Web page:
North American Trends in Elderly Care

The changes in North American elderly care are part of larger demographic trends felt round the world: the number of people aged 65+ is growing steadily, and people are living longer than ever before. In Canada, for instance, the number of people aged 100+ has crossed 10,000

Elderly care programs are working to cope with this increased demand. Governments are exploring pumping more funds into the system. There is also an unprecedented demand for skilled caregivers, and a corresponding need for technology solutions that can help fill the gap.

Here’s a deep dive into the North America region to understand how it manages elderly care, as well as the emerging trends—and sometimes challenges—the industry is facing. 

Elderly Care in the USA: Need Focus on Caregivers and Funding

While the U.S. population is aging more slowly than some other countries, the demand for elderly care is on the rise. The number of Americans aged 65+ is expected to increase to 23% by 2060

The government provides elderly care through its Medicare and Medicaid programs. Medicare, the federal health insurance program for Americans aged 65+, does not include coverage for long-term nursing care, assisted living facilities, or custodial care. Most people who need long-term care must buy their own private insurance or dip into retirement savings, which is a significant challenge for low-income and even middle-class seniors. 

Low-income Americans can access Medicaid, a government and state health insurance program for different groups, including the elderly and disabled. State Medicaid programs also provide for those who need nursing home care, long-term care, or home healthcare.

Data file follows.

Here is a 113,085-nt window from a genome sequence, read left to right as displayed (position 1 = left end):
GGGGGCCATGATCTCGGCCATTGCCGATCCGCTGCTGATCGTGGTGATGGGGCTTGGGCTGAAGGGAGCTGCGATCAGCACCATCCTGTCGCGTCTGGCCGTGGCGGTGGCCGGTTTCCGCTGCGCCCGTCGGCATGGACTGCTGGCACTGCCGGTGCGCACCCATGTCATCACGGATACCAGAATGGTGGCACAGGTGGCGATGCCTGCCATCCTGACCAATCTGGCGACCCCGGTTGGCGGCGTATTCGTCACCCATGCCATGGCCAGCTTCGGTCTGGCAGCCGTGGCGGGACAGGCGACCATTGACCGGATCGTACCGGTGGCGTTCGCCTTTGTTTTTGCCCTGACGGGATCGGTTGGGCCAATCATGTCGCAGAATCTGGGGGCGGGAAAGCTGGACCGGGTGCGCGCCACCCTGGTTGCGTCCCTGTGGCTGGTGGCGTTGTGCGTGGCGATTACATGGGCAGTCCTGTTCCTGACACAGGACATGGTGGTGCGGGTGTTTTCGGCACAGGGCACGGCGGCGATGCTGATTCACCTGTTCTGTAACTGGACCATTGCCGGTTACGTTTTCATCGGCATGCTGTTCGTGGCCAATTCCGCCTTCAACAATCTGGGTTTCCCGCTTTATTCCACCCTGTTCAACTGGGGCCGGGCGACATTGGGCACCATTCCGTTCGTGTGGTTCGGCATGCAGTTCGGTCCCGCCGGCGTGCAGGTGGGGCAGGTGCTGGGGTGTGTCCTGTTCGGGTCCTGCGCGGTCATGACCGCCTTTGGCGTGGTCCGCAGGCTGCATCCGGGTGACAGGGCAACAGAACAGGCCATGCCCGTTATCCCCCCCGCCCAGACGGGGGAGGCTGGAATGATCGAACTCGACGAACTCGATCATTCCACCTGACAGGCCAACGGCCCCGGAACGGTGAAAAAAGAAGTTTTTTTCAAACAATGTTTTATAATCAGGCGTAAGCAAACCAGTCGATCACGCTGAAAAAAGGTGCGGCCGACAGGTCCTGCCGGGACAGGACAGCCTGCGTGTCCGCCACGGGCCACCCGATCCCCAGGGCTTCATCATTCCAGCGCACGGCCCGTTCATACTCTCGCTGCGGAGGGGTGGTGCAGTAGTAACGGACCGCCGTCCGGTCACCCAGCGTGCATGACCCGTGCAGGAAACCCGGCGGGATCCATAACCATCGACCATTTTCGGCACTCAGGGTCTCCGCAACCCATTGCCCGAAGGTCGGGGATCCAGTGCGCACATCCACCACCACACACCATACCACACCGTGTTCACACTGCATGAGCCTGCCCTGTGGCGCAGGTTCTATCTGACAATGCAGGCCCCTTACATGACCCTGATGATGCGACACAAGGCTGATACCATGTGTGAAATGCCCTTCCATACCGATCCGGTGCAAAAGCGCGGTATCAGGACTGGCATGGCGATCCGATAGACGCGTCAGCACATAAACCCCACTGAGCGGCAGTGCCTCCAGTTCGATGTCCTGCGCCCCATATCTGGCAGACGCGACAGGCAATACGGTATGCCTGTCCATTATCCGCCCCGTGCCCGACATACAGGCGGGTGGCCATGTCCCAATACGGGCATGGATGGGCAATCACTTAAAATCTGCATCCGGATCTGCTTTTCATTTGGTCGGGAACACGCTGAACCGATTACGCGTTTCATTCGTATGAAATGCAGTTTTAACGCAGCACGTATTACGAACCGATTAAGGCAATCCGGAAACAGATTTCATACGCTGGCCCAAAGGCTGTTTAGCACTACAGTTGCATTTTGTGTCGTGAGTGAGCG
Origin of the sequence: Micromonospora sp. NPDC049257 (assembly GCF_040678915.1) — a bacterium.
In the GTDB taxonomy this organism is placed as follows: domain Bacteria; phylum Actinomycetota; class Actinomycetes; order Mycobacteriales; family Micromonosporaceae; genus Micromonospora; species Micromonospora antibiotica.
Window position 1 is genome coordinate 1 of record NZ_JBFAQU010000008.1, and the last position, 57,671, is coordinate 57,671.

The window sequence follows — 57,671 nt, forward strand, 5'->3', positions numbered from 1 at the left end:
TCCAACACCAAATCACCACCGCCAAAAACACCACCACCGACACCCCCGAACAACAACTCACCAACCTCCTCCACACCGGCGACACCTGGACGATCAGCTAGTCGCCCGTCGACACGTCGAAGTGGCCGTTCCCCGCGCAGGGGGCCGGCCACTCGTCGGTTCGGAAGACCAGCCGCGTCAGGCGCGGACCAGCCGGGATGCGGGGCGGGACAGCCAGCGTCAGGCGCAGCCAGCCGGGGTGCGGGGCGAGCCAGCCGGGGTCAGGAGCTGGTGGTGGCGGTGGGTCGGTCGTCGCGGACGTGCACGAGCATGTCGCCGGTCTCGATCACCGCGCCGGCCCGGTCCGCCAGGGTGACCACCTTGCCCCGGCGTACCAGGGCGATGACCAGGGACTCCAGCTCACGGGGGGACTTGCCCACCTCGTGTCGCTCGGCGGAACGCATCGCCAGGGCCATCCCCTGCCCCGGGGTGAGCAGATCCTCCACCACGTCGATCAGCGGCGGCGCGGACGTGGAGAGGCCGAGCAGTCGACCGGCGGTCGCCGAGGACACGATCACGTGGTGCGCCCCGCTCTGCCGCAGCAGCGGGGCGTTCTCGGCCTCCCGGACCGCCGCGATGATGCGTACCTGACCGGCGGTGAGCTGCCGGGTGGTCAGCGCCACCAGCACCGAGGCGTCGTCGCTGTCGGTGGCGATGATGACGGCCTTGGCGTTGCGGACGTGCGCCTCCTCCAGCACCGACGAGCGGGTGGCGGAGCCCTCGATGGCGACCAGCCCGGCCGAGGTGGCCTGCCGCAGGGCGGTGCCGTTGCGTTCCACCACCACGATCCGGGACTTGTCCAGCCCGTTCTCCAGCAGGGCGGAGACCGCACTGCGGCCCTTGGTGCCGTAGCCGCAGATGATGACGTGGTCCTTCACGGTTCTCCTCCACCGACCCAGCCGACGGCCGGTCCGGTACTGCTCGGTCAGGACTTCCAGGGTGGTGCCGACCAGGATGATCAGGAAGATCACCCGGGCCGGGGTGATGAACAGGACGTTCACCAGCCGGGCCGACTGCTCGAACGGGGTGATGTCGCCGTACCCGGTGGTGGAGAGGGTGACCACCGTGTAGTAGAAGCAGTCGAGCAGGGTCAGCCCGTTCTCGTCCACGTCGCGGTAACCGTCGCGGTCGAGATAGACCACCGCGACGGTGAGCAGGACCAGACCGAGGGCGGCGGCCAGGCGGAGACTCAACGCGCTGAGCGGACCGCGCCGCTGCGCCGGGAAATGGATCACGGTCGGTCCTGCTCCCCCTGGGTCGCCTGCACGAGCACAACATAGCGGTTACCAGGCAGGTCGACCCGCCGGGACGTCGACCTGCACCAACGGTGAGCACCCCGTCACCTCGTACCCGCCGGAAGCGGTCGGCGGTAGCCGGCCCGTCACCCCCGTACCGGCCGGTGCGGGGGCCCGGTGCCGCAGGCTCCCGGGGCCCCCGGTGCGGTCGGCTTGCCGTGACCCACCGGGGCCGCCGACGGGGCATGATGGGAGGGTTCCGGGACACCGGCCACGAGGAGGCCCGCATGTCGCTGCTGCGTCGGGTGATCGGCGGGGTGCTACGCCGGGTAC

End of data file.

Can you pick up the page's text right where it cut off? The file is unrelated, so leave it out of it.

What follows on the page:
Trends in elderly demographics and care in the US

Two important elderly care trends have emerged in recent years that require attention.

Caregiver deficit

Caregiving in the U.S. is one of the fastest-growing occupations, with over 1 million new jobs expected by 2026. But this growth is threatened by low pay, unsatisfactory working conditions, and high turnover rates

Furthermore, long-term care isn’t covered under Medicare, which can lead to family or friends taking on the role of an unpaid caregiver. The contribution of family caregivers has always been underrated. Economically, the estimated value of their services is quantified at a staggering $500 billion. As more baby boomers turn 65, the unpaid caregiver network is shrinking and creating a care deficit for the elderly. 

The psychological impact on caregivers, the burnout, change in relationship dynamics, impact on their physical health, and mental health issues—such as depression and anxiety—are often poorly understood and poorly supported, as well. 

Furthermore, changes to immigration policy can also impact the elderly care sector in the coming years, as immigrants account for more than 23% of the formal and informal healthcare workers in the U.S.

Funding deficit